The same happened to automobiles. Back then they less expensive relative to the dollars worth and much more difficult to build. Now robots slap them together in 20 minutes but cost 5 times as much.

I used to think the old folks were full of it with their "back in my day" ramblings but they know what's up. Our dollar isnt worth # and we're working harder for it than ever before.


Well inflation is one reason. Though typically if you try to get approved for a mortgage on a house, the typical allowance (dependant on your credit and money down) will be roughly equivalent to 3-4 years of salary. Just because it cost 3 years of salary doesn't mean you pay it in that time period.

Just sad that public sectors are being increased in the same time period that public benefits and pensions are bringing European nations down like dominos. So long to Mom'n'Pop companies and the American dream =(



posted on May, 25 2010 @ 12:46 PM
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Originally posted by thisguyrighthere
No shocker.

I'm still trying to figure out how in 1940 the average house cost only three years salary. Now most folks are struggling to get one paid off in 30 years?
WTF is that all about.

I went into my bosses office with a historical income/expenses chart and asked for a standard of living adjustment to my pay. Laughs abounds.

Unless I'm mistaken it was a lot harder to build a house in 1940 than it is today. So shouldnt they be comparatively less expensive?

The same happened to automobiles. Back then they less expensive relative to the dollars worth and much more difficult to build. Now robots slap them together in 20 minutes but cost 5 times as much.

I used to think the old folks were full of it with their "back in my day" ramblings but they know what's up. Our dollar isnt worth # and we're working harder for it than ever before.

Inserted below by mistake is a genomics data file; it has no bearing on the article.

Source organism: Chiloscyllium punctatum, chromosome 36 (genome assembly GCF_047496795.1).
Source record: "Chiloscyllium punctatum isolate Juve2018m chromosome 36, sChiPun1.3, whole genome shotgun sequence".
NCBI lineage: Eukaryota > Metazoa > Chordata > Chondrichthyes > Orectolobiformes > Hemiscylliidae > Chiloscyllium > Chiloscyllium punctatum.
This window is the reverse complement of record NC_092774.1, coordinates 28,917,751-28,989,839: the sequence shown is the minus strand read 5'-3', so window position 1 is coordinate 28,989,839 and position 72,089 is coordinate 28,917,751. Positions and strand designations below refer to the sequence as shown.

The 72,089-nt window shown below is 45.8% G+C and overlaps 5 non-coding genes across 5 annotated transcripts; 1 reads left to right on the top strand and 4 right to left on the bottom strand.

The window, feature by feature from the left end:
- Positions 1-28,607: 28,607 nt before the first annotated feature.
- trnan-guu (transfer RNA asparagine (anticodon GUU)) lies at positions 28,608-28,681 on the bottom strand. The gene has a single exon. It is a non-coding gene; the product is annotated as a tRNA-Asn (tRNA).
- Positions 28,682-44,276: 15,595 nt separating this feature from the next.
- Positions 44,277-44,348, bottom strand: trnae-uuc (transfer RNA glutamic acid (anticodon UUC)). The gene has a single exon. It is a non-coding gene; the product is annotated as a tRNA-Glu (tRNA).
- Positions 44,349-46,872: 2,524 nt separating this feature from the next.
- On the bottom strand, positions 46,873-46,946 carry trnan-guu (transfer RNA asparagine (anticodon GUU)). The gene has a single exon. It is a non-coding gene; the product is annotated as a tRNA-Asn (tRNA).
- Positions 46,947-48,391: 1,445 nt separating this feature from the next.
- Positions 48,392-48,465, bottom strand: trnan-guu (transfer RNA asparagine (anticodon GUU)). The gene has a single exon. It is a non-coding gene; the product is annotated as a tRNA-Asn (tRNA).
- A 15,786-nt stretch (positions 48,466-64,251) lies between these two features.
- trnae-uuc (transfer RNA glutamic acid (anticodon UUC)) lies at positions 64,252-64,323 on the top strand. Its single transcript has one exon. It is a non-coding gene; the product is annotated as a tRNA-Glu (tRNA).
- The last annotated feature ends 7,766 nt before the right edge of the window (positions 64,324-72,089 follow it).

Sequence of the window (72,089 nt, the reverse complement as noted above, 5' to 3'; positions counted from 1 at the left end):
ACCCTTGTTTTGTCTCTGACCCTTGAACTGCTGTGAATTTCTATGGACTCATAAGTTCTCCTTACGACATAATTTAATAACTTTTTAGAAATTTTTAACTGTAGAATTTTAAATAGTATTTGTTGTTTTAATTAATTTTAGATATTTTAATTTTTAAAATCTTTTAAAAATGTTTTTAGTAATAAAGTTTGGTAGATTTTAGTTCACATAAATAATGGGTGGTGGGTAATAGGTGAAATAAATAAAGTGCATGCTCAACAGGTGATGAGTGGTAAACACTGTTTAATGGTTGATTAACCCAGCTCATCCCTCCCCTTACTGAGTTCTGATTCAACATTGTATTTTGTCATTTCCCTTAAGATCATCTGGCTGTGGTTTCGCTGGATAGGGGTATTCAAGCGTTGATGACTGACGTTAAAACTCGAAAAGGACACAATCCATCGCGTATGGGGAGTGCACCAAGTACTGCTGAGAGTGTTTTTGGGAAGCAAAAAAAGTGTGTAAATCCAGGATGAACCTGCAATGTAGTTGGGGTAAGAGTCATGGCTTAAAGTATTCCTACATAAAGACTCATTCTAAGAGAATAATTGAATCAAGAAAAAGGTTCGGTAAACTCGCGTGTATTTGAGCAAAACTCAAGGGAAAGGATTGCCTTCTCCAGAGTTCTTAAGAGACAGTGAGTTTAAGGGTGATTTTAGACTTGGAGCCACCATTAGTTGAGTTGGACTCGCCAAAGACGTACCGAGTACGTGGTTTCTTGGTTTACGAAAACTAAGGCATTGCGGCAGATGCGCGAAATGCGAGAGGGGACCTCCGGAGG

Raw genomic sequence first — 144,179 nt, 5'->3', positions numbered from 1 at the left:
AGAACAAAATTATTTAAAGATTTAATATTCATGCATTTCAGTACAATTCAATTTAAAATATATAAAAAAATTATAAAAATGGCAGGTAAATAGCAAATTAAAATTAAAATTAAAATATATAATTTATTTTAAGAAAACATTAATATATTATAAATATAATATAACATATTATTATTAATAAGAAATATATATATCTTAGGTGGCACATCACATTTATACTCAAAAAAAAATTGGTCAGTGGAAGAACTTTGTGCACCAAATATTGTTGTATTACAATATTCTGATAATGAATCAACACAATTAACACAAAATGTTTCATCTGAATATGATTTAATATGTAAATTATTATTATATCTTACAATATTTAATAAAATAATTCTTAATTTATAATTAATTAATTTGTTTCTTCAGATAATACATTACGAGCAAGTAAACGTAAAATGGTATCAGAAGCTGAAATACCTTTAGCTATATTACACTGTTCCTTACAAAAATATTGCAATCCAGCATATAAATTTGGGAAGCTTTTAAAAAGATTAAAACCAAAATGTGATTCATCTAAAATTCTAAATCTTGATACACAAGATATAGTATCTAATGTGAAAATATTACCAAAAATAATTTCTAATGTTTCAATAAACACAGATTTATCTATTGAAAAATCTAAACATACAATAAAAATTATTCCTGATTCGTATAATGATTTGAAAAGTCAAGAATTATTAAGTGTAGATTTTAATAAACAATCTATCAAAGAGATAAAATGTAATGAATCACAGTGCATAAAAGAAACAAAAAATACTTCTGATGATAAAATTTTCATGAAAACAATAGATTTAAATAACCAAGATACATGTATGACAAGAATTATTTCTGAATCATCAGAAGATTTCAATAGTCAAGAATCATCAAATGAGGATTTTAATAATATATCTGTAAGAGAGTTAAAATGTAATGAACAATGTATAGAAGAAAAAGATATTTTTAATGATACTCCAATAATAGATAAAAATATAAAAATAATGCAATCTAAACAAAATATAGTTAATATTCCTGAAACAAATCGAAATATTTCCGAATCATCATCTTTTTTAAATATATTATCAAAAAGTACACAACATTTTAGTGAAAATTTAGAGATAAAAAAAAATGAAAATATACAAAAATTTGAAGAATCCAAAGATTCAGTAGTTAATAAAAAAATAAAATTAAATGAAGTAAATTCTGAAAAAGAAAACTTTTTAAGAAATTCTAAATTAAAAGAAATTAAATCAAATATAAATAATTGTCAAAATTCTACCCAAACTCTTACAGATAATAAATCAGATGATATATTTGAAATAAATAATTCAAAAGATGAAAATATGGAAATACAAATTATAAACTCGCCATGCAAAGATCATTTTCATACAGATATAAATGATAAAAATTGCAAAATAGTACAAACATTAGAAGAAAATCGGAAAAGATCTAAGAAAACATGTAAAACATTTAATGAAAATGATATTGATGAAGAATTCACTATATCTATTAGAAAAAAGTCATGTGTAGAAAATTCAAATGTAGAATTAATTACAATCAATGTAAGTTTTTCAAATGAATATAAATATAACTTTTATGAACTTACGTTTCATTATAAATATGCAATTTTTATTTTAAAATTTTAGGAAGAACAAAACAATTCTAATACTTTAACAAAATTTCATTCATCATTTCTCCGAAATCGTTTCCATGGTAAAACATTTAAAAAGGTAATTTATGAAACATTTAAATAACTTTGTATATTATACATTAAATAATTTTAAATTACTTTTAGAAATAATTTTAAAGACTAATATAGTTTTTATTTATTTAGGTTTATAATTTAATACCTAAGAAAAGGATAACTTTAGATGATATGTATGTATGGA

Basically. My professor who is in his 60s said the exact same thing.



posted on May, 25 2010 @ 01:10 PM
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reply to post by thisguyrighthere
 


It has everything to do with our easy credit economy.

Back then, it was harder to secure a loan with most people saving for years to buy a house. This made demand lower and prices lower. With the influx of easy credit (from credit cards to loans), you have now a lot of people in the market to buy a house, that otherwise would not be, driving demand and prices up. This goes for cars too.

Essentially over the last 50-60 years, the easy credit falsely raised demand, falsely raising the cost of everything. The entire economy has essentially been proped up by credit since we left the gold standard.



posted on May, 25 2010 @ 01:22 PM
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reply to post by brainwrek
 


It''s mainly due to inflation. As we devalue our currency by constantly printing money our income is worth less. The average rate of inflation has been close to 7%. The past few years it's been higher. In most state jobs you would get a 3.5% cost of living increase and a 3.5% bonus based on performance. In the private sector you will most likely get squat.

As the price of gas keeps jumping shipping companies keep raising their rates to cover their costs. This gets passed to the companies they do business with, and then it gets passed onto the consumer.

Credit card companies have been encouraging massive credit card debt over the last few decades then have slowly cranked up the interest rates.

With home and auto loans the interest rates have remained relatively the same but the initial cost has gone up, and the term limits have gotten longer.

Utility prices are raised all the time now we have added taxes on them, and new taxes from the government for anything they deem necessary.

Most people aren't in the position to take on a mortgage so they pay a big chunk of their income to someone else for rent.

With ever compounding debt, the constant devaluation of our currency, and dead end jobs that pay minimum wage no wonder so many Americans are living in poverty. I won't even start on unemployment.

We have to stop the downward spiral of the money trap and ask ourselves how are we going to get out of this mess?

In the recent future I am going to start a thread on what can be done to save ourselves from the slavery of paper currencies.